In today’s enterprise, it’s not enough to have a product in the marketplace. You have to have branding behind it as well. Think of it this way: your product is what you are, but your branding is who you are. And in today’s world, that’s a differentiator about which customers care.
The reason branding is so important is that it brings credibility to your company. You don’t have to be a large company such as Nike or Coca-Cola to have branding, either. You just need to do it right. If you are a new or small business owner, refer to these branding mistakes to avoid for guidance.
A big branding pet peeve is when there is inconsistency across a company’s presence. For instance, when the blue website logo isn’t the same blue as the logo printed on a mailer from the same company. Or when a radio spot is cheeky, but the website copy is completely serious. This sends a confusing message to customers. The fix: a style guide. What is a style guide? Something that dictates who you are and who you are not. This is an all-inclusive (read: hefty) document that includes detailed information on everything from the fonts you use, the logo, acceptable uses of the logo, brand colors, words you would use to describe yourself, words you’d never use to describe yourself, and so on and so forth. If someone is new to your company or you bring on an outsourced marketing professional, this document will help get them up to speed on the ins and outs of your brand. It is vital to have something like this to root back to, even if you need to update it over time.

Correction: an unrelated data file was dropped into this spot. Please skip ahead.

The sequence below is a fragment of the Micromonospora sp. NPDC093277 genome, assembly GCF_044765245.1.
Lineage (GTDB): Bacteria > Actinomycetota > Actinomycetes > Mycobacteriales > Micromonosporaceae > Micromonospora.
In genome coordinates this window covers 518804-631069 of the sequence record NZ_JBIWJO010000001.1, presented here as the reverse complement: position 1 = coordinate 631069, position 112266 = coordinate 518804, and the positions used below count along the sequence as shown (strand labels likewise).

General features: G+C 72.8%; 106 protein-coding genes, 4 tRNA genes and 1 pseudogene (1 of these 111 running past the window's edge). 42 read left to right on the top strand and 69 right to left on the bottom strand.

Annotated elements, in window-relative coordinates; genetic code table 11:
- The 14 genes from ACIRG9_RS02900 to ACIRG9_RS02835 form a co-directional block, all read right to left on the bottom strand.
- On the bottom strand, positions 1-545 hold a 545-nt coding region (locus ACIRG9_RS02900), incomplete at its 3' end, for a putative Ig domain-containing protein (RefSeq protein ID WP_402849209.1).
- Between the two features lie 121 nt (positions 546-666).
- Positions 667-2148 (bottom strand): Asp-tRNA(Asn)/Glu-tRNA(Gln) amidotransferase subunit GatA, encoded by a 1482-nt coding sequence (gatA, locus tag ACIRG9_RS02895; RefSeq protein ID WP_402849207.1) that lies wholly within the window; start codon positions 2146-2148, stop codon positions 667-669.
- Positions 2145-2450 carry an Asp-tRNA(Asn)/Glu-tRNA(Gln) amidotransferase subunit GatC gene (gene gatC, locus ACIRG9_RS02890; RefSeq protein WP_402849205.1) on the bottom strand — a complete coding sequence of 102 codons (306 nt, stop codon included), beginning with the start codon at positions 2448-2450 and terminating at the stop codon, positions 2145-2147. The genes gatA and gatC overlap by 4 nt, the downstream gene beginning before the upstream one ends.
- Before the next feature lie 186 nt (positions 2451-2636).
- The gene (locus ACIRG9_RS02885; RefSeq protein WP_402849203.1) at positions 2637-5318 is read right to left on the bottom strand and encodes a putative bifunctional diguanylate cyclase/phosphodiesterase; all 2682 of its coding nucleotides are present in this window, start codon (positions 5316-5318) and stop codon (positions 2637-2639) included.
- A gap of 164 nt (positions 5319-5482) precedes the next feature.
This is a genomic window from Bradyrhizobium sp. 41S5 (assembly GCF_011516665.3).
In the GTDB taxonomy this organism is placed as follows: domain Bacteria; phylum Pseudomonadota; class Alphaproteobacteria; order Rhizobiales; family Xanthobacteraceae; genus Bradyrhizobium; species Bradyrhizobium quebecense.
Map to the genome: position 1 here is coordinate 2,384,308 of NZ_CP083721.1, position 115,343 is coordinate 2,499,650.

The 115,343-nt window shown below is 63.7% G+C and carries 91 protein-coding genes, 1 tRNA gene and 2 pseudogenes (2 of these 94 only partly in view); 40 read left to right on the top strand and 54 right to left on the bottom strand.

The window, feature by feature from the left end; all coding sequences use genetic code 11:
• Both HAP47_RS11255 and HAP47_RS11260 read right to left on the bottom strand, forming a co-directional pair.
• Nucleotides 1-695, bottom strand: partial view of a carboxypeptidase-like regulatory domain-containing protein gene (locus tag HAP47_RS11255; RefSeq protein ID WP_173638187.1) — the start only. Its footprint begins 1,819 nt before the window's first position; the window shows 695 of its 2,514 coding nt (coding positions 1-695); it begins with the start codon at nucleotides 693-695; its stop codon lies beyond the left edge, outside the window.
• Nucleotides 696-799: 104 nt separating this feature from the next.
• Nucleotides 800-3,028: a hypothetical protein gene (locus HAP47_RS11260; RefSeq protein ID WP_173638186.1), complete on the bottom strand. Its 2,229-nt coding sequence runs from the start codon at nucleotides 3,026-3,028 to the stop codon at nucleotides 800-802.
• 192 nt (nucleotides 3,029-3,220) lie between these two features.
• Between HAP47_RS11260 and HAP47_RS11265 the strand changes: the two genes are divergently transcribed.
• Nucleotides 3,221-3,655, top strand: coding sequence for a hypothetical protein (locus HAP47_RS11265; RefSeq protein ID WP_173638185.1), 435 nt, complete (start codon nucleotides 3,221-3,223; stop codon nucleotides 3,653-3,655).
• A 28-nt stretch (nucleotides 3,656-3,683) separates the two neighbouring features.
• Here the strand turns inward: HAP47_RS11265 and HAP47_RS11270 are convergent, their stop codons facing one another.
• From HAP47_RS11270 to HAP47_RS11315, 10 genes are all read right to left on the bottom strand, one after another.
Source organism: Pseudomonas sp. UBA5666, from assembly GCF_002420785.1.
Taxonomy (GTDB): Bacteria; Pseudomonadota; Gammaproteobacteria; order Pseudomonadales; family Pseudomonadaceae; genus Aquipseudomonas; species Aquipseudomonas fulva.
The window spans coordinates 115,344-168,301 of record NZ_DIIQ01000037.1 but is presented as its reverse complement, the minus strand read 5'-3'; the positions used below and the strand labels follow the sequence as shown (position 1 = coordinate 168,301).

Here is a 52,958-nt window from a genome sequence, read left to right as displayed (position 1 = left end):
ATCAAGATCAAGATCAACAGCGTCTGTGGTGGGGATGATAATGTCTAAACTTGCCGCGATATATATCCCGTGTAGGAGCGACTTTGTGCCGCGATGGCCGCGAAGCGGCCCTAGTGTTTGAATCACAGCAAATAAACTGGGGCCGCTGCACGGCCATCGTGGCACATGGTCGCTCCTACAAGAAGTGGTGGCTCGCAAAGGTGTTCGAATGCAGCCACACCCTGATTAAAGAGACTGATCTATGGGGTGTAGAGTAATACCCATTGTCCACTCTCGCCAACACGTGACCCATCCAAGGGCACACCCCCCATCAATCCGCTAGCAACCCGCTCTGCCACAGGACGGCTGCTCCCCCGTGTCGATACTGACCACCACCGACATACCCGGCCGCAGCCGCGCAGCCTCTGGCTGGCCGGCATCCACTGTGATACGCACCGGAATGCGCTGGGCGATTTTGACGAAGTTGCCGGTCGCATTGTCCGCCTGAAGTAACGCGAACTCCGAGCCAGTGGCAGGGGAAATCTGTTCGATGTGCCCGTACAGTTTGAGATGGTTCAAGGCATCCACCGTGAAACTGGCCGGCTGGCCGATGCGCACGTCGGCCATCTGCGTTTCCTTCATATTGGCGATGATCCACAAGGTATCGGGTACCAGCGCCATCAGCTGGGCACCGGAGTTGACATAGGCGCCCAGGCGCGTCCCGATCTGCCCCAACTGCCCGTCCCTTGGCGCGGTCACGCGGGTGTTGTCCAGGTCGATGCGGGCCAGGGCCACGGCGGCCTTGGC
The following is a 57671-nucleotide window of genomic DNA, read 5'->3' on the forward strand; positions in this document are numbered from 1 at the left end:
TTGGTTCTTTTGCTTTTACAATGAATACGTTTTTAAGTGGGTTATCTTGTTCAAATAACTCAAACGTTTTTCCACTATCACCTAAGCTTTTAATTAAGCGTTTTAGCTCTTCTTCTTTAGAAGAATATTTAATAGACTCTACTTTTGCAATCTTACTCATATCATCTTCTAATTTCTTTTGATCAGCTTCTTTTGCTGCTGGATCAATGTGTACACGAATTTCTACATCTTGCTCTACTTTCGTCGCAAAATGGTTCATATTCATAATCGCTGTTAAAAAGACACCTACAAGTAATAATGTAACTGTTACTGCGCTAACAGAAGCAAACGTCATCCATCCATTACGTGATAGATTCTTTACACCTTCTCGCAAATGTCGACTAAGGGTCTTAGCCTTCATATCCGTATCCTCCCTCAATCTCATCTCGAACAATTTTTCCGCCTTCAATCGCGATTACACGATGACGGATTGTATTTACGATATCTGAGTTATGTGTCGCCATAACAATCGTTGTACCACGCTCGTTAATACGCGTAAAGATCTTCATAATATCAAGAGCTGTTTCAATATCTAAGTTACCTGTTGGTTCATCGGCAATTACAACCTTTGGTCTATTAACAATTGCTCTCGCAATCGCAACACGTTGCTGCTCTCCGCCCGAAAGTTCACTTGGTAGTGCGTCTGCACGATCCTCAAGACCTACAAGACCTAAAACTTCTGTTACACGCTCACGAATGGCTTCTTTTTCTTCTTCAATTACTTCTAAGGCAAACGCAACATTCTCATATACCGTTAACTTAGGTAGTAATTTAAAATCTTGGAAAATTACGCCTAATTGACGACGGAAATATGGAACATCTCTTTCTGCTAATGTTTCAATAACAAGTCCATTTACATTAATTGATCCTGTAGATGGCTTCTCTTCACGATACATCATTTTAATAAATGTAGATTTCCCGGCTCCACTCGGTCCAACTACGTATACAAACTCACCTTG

Lack of a story
I once met a nice couple who sold soap at local craft market. While their soaps were lovely, they had extreme difficulty answering basic questions about their products, such as how did they get into the soap business, how were their soaps made, what made their soaps different from something I could buy from a large-scale retailer, etc. Having answers to these prompts means that you understand your company’s DNA. In essence, this is your brand. And once you get your story down, practice telling it. Recite it in the spoken word, hire a professional copywriter for any written instances such as your “About Me” page on the web or a press release, and recruit a production company for a short video about your brand.
Spreading too thin
Part of knowing your brand means understanding what exactly fits under your umbrella. To go along with the soap company example, does it make sense to expand the line to shampoos? Bath bombs? Lip balms? If yes, great. But where do you stop? At shaving cream? Beard oil? Or is your company just strictly bars of soap? Technically, there is no right or wrong answer, so long as you are not getting away from what makes you, you. Think about your favorite companies and what they sell. Take, Harley-Davidson for example. What if they unveiled a minivan to their product line? How would that make their current customer base feel? Would anyone even be interested in a minivan made by a company known for hardcore motorcycles? Remember: just because someone out there may buy it, doesn’t mean your brand should offer it.
There are many other branding mistakes to avoid, but these are significant road blocks that many companies have faced before. For help telling your brand’s story, contact us or watch some work we’ve done for others.Share this: